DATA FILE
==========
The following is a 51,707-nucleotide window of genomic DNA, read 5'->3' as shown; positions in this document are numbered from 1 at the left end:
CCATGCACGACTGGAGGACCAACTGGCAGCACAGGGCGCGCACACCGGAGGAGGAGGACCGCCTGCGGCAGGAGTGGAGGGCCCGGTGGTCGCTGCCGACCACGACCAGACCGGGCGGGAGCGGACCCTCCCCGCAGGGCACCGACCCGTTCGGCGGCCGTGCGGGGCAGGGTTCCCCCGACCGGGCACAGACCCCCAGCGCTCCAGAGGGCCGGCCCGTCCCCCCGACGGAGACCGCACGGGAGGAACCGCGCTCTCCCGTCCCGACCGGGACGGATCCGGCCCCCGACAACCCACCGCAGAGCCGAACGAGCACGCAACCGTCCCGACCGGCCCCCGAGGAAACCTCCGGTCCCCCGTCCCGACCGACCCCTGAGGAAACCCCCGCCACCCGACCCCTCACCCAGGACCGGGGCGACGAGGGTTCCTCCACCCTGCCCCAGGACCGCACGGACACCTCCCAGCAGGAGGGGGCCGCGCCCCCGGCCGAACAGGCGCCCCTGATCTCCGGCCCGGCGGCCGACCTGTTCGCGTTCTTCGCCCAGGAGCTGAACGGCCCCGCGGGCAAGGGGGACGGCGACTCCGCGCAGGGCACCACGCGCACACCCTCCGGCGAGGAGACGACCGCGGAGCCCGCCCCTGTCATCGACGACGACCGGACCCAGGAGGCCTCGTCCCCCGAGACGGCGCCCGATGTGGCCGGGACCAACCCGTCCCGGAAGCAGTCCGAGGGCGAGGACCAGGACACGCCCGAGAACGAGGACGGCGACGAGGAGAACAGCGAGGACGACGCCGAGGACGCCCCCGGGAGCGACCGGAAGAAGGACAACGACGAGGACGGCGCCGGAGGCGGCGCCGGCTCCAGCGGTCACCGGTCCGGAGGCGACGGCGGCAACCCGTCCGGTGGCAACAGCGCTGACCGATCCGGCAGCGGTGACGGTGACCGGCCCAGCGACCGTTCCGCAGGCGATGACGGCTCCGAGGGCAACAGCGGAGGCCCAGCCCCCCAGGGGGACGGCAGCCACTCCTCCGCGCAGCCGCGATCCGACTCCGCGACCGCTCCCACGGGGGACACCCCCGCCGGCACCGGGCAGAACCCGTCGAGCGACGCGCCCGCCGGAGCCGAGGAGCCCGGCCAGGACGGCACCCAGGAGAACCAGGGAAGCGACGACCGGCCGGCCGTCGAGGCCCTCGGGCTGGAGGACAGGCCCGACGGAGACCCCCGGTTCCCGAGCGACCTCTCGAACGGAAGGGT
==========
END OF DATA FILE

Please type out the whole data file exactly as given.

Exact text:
The following is a 51,707-nucleotide window of genomic DNA, read 5'->3' as shown; positions in this document are numbered from 1 at the left end:
CCATGCACGACTGGAGGACCAACTGGCAGCACAGGGCGCGCACACCGGAGGAGGAGGACCGCCTGCGGCAGGAGTGGAGGGCCCGGTGGTCGCTGCCGACCACGACCAGACCGGGCGGGAGCGGACCCTCCCCGCAGGGCACCGACCCGTTCGGCGGCCGTGCGGGGCAGGGTTCCCCCGACCGGGCACAGACCCCCAGCGCTCCAGAGGGCCGGCCCGTCCCCCCGACGGAGACCGCACGGGAGGAACCGCGCTCTCCCGTCCCGACCGGGACGGATCCGGCCCCCGACAACCCACCGCAGAGCCGAACGAGCACGCAACCGTCCCGACCGGCCCCCGAGGAAACCTCCGGTCCCCCGTCCCGACCGACCCCTGAGGAAACCCCCGCCACCCGACCCCTCACCCAGGACCGGGGCGACGAGGGTTCCTCCACCCTGCCCCAGGACCGCACGGACACCTCCCAGCAGGAGGGGGCCGCGCCCCCGGCCGAACAGGCGCCCCTGATCTCCGGCCCGGCGGCCGACCTGTTCGCGTTCTTCGCCCAGGAGCTGAACGGCCCCGCGGGCAAGGGGGACGGCGACTCCGCGCAGGGCACCACGCGCACACCCTCCGGCGAGGAGACGACCGCGGAGCCCGCCCCTGTCATCGACGACGACCGGACCCAGGAGGCCTCGTCCCCCGAGACGGCGCCCGATGTGGCCGGGACCAACCCGTCCCGGAAGCAGTCCGAGGGCGAGGACCAGGACACGCCCGAGAACGAGGACGGCGACGAGGAGAACAGCGAGGACGACGCCGAGGACGCCCCCGGGAGCGACCGGAAGAAGGACAACGACGAGGACGGCGCCGGAGGCGGCGCCGGCTCCAGCGGTCACCGGTCCGGAGGCGACGGCGGCAACCCGTCCGGTGGCAACAGCGCTGACCGATCCGGCAGCGGTGACGGTGACCGGCCCAGCGACCGTTCCGCAGGCGATGACGGCTCCGAGGGCAACAGCGGAGGCCCAGCCCCCCAGGGGGACGGCAGCCACTCCTCCGCGCAGCCGCGATCCGACTCCGCGACCGCTCCCACGGGGGACACCCCCGCCGGCACCGGGCAGAACCCGTCGAGCGACGCGCCCGCCGGAGCCGAGGAGCCCGGCCAGGACGGCACCCAGGAGAACCAGGGAAGCGACGACCGGCCGGCCGTCGAGGCCCTCGGGCTGGAGGACAGGCCCGACGGAGACCCCCGGTTCCCGAGCGACCTCTCGAACGGAAGGGT